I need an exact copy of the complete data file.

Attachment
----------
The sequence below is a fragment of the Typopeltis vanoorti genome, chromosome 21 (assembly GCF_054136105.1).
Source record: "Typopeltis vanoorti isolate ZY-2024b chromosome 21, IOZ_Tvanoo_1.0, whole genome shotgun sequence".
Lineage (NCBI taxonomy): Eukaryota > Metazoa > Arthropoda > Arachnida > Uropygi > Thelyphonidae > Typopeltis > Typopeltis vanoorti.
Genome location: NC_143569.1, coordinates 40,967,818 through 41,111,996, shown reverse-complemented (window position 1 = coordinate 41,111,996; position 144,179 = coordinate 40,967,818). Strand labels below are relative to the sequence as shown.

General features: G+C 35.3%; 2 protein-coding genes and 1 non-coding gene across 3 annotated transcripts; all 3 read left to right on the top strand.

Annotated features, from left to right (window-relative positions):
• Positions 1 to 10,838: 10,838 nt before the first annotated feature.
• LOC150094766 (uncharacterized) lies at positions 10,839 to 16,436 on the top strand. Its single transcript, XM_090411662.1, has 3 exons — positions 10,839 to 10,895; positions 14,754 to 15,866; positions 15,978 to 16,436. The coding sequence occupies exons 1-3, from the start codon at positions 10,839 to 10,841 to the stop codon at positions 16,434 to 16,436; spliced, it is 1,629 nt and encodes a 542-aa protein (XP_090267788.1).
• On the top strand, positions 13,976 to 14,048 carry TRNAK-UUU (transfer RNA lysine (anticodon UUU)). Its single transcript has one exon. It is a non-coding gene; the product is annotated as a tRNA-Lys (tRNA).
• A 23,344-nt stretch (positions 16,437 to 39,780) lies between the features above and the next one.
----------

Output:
The sequence below is a fragment of the Typopeltis vanoorti genome, chromosome 21 (assembly GCF_054136105.1).
Source record: "Typopeltis vanoorti isolate ZY-2024b chromosome 21, IOZ_Tvanoo_1.0, whole genome shotgun sequence".
Lineage (NCBI taxonomy): Eukaryota > Metazoa > Arthropoda > Arachnida > Uropygi > Thelyphonidae > Typopeltis > Typopeltis vanoorti.
Genome location: NC_143569.1, coordinates 40,967,818 through 41,111,996, shown reverse-complemented (window position 1 = coordinate 41,111,996; position 144,179 = coordinate 40,967,818). Strand labels below are relative to the sequence as shown.

General features: G+C 35.3%; 2 protein-coding genes and 1 non-coding gene across 3 annotated transcripts; all 3 read left to right on the top strand.

Annotated features, from left to right (window-relative positions):
• Positions 1 to 10,838: 10,838 nt before the first annotated feature.
• LOC150094766 (uncharacterized) lies at positions 10,839 to 16,436 on the top strand. Its single transcript, XM_090411662.1, has 3 exons — positions 10,839 to 10,895; positions 14,754 to 15,866; positions 15,978 to 16,436. The coding sequence occupies exons 1-3, from the start codon at positions 10,839 to 10,841 to the stop codon at positions 16,434 to 16,436; spliced, it is 1,629 nt and encodes a 542-aa protein (XP_090267788.1).
• On the top strand, positions 13,976 to 14,048 carry TRNAK-UUU (transfer RNA lysine (anticodon UUU)). Its single transcript has one exon. It is a non-coding gene; the product is annotated as a tRNA-Lys (tRNA).
• A 23,344-nt stretch (positions 16,437 to 39,780) lies between the features above and the next one.